The head of Australia's weather agency has fended off questions from One Nation Senator Malcolm Roberts suggesting the bureau changed data to fit a climate change narrative.
Senator Malcolm Roberts has accused the Bureau of Meteorology of promoting a climate change narrative during his questioning of the weather agency’s director as part of Senate estimates.
The senator has long pushed back at scientific evidence promoting the role of fossil fuel emissions in causing climate change and alarmism over its impact.
But on Monday in estimates, he pointed to a graph which he says can no longer be accessed on the Bureau of Meteorology's website.
He said this had outlined the number of "very hot days" from 1920 to 2015, suggesting the bureau had removed the graph because it didn't fit a climate change narrative.
"This graph goes against the narrative of the climate extremists and it was removed," the Queensland senator said.
“It can no longer be accessed.
"Was it removed because it goes against the narrative or was it removed because there was an error?"
BOM's CEO Dr Andrew Johnson said he had not seen the graph referenced, but rejected the idea the weather agency would adopt any such narrative.
"Firstly, I reject the premise of your overarching question," he said.
"The Bureau of Meteorology simply reports on the data which it observes.
"Integrity of our data is of the highest order and I stand absolutely, 100 per cent behind it."
The senator repeatedly pressed Dr Johnson on questions relating to the graph, which he said would be taken on notice.
“How can we make solid policy if data is being removed that contradicts the narrative?” Senator Roberts asked.
“Again I reject the premise of your question Senator,” Mr Johnson said.
The Senate Estimates hearing also saw Senator Sarah Hanson-Young question Department of Environment and Energy officials over Australia’s response to climate change.
Senator Hanson-Young asked if the federal government had been briefed over the state of 'the climate emergency’.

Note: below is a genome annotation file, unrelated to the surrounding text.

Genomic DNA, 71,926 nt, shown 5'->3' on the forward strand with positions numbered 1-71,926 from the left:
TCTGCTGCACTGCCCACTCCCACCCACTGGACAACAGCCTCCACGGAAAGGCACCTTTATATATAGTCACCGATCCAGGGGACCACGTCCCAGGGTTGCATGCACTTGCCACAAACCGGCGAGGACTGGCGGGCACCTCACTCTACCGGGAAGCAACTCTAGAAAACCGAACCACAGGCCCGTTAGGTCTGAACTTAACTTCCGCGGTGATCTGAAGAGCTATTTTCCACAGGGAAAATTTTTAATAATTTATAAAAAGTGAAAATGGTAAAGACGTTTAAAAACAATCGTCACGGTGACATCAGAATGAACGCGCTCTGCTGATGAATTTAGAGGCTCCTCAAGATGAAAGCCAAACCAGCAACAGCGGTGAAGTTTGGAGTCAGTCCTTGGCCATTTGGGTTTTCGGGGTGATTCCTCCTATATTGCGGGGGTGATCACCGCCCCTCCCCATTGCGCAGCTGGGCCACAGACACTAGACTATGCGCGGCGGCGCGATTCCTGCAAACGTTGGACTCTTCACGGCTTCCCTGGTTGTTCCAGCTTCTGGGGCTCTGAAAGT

Climate Change and Energy Innovation deputy secretary Jo Evans replied the department did not use such language to describe the changing climate.
“I am not using the word emergency, you are,” she said.
“Your choice of language about how you describe that is yours and we would stick to a factual description.
“[But] we regularly brief the government about the facts of climate science … and the nature of the impacts both for Australia and globally.”
Senator Hanson-Young pressed the department official on whether the climate was getting worse.
“That's a judgement call and it’s an opinion,” Ms Evans said.
“The scientific evidence is that the climate is definitely changing.
“It is changing in a direction that implies that temperatures are increasing … it implies that a range of climatic events that had certain probability levels in the past are likely to get higher in the future.”
Ms Evans said Australia had "already seen" average temperatures increase by around one degree, sea levels rising, and more extreme weather events.
She described Australia’s emissions reduction target as ‘quite ambitious’ within the context of global action in the Paris agreement.
Australia has committed to reducing emissions by 26 to 28 per cent on 2005 levels by 2030, as part of the worldwide climate response. It is responsible for around 1.3 per cent of global carbon emissions.